Journalist, editor and producer covering society, business, architecture, tourism, rural regeneration, conservation. I work/have worked for The Guardian, Telegraph, Times, Financial Times, Conde Nast Traveller, Business Life, Business Insider, Reader's Digest, Icon Films and the BBC. I also provide consultancy services to international brands.
Hot ferrets sleep in boxes, low-slung sheep dogs drive ducks over an obstacle course in the sportsfield, and traders do a roaring trade in tripe sticks, candy floss, PVC coated tablecloths, overalls and rigger boots. The 87th annual village show is underway behind the pond at Thornton le Dale, laid out like a Tudor battlefield, all flapping marquees, rings and trader bustle. It’s pulled big crowds – 15-20,000 expected today. Some are sitting in folding chairs watching the Royal Artillery Flying Gunners ride motorbikes around the main ring, waiting for the bale tossing and terrier racing to begin; others perambulating, children, lurchers and whippets in tow, past the Yorkshire Ambulance Service tent, the wild bird nest box display and horseshoe tossing. Sing Sing Sing (With a Swing) from a live band near the goat pens wafts over barking and echo on the compere’s loudspeaker.
For visitors who take a wrong turn and stumble across them, country shows are a step back in time, picture-perfect living history, Elysian fields. In the Northeast at least, they are not evocations of how life was, but a comforting affirmation of how life is. No-one’s immune to the whiff of nostalgia – the vintage tractors draw an admiring crowd, but when a cherry red cart pulled by Prince, a heavy horse grinds to a halt by my foot with shaft problems and I ask if Mr Hesketh the driver can remember the olden days when farmers still worked with horses, he fixes me a withering look. Apparently he still does, and he’s not the only one. Prince does all the chain harrowing. He’s not a fancy horse. He’s a working horse; a Yorkshire horse. And in the peaceful honey glow of the peppermint produce marquee, the riveting displays of eggs, 2-foot cabbages and undressed onions the size of a head are not a homage to Wallace and Grommit: the Curse of the Were-Rabbit; neither are the shepherd’s crooks with their knots and horn handles simply beautiful, but functional.
So while tourists are welcome voyeurs, the shows are for farmers, by farmers and a big day on the agricultural calendar. “It started with local farmers wanting to show off their animals to each other,” says Martin Blythe, Thornton-le-Dale’s Chairman “then we got local handicrafts – the women’s side of things. Now there’s all sorts, entertainment for all. Some people are happy to look at the back end of a cow. Others say once you’ve seen one you’ve seen them all. Wetherby’s gone out; Snaith – because they didn’t go with the times.” With the average age of the show committee at 70, there’s some concern over its future, but says Blythe, “We encourage the youngsters to get involved, with entries for calves and young sheep handlers. Once they’ve got a taste for it, they’ll continue to show in later years.“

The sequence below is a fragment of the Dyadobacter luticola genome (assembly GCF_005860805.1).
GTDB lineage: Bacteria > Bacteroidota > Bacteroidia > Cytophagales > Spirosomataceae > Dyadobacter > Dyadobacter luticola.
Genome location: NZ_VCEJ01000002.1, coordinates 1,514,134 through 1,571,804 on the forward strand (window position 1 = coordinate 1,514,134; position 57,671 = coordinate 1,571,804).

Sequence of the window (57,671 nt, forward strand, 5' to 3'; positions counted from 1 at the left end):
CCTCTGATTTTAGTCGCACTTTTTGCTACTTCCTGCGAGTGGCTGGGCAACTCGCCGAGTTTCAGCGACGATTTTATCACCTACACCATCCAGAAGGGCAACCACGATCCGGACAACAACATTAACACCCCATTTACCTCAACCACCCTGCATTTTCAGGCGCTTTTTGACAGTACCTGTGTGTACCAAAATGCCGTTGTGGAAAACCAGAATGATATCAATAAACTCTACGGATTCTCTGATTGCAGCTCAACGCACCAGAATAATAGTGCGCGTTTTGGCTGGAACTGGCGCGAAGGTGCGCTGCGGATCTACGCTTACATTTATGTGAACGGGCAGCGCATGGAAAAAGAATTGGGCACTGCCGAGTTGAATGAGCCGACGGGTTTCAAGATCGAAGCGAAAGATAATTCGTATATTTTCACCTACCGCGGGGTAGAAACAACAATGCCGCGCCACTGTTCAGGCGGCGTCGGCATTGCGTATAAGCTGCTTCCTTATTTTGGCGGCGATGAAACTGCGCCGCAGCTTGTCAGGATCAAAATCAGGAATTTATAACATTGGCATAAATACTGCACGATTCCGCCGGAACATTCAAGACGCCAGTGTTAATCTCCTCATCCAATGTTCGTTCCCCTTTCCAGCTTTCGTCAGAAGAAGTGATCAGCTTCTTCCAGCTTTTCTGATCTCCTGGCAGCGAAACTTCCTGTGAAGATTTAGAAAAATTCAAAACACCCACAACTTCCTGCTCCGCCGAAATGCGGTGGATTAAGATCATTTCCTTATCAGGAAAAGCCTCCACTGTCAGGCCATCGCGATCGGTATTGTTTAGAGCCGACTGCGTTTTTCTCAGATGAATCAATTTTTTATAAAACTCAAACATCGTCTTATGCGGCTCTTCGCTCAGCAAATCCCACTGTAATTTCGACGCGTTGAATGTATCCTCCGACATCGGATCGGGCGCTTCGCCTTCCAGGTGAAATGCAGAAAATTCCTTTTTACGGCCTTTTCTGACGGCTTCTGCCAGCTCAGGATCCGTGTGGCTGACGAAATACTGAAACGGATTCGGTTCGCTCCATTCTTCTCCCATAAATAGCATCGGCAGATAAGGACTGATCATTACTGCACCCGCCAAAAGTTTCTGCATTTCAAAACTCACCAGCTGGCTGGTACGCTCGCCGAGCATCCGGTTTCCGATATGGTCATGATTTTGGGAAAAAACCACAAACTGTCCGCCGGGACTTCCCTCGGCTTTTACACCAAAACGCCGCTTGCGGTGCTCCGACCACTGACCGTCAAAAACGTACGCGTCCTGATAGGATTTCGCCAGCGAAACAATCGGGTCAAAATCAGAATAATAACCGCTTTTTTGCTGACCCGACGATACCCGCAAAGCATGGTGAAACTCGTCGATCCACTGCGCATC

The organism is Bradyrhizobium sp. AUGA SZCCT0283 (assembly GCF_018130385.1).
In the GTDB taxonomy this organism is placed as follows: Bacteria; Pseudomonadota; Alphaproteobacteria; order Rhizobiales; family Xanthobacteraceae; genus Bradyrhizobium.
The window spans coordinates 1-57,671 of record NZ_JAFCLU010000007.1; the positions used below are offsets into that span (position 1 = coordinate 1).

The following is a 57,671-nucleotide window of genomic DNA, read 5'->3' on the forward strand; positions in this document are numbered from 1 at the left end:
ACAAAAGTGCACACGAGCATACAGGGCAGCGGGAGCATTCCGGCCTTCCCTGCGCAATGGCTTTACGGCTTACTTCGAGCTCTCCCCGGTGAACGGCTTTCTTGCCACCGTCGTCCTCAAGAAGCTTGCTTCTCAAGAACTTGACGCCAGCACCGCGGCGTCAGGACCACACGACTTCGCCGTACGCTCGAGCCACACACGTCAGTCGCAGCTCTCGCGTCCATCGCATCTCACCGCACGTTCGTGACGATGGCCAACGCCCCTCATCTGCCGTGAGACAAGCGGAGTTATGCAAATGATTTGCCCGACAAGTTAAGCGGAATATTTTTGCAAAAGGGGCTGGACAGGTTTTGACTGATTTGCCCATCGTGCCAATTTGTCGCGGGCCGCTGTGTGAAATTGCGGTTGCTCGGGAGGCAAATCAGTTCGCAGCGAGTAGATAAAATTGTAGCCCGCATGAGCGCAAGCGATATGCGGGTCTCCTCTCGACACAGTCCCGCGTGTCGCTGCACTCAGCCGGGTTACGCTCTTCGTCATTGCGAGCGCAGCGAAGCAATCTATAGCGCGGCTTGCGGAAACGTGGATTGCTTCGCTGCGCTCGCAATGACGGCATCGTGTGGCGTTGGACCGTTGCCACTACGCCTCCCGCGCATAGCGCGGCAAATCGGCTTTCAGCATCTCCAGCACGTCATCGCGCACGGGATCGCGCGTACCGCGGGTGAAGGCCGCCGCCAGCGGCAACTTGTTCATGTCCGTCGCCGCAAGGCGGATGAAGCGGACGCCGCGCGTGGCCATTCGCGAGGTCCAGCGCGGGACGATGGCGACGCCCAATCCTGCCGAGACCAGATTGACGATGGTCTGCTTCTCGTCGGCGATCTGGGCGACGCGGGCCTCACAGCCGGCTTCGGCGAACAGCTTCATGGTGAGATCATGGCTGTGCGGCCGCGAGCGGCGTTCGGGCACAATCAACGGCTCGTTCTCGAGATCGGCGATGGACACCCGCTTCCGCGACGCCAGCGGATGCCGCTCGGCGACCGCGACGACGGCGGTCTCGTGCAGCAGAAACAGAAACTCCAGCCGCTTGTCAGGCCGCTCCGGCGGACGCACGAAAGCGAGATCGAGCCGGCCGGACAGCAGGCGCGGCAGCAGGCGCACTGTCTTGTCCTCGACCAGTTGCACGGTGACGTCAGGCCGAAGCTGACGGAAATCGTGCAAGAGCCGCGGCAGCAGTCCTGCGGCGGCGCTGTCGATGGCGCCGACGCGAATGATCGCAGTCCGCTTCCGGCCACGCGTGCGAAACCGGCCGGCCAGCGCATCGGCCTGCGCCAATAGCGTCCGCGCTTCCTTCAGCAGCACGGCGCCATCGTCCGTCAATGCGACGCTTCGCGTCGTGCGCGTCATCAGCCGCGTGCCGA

Shepherd’s crooks and youngsters are both in evidence in the sheep field, the showground’s heartland. In the ring there’s a row of belligerent rams (‘they don’t like the dogs round them’) and cheery handlers. Men, all in tweed jackets, checked shirts, caps and trilbys, watch over the fence, leaning on crooks, making wisecracks; a handler clears his sheep’s nostrils, tenderly smooths his nose fleece with a thumb. The judging of Best Sheep in Show is leisurely, surreptitious and mysterious. Rosettes allocated, a fresh batch of fat sheep hurtle down to the show pen towing their junior handlers. One ewe wild-eyed bolts, rolls and knocks her 8-year old white coated handler, Jenny Dale against the fence. “But she didn’t let go” notes her mother. It’s tough up north. There are three Dale siblings battling for the title. “They’ve been involved with these sheep since lambing, and prepared them for show themselves. Farming’s hard work and not a lot of money in it, but this makes it all worthwhile, gives them a sense of achievement. I’m hoping they’ll stay interested.”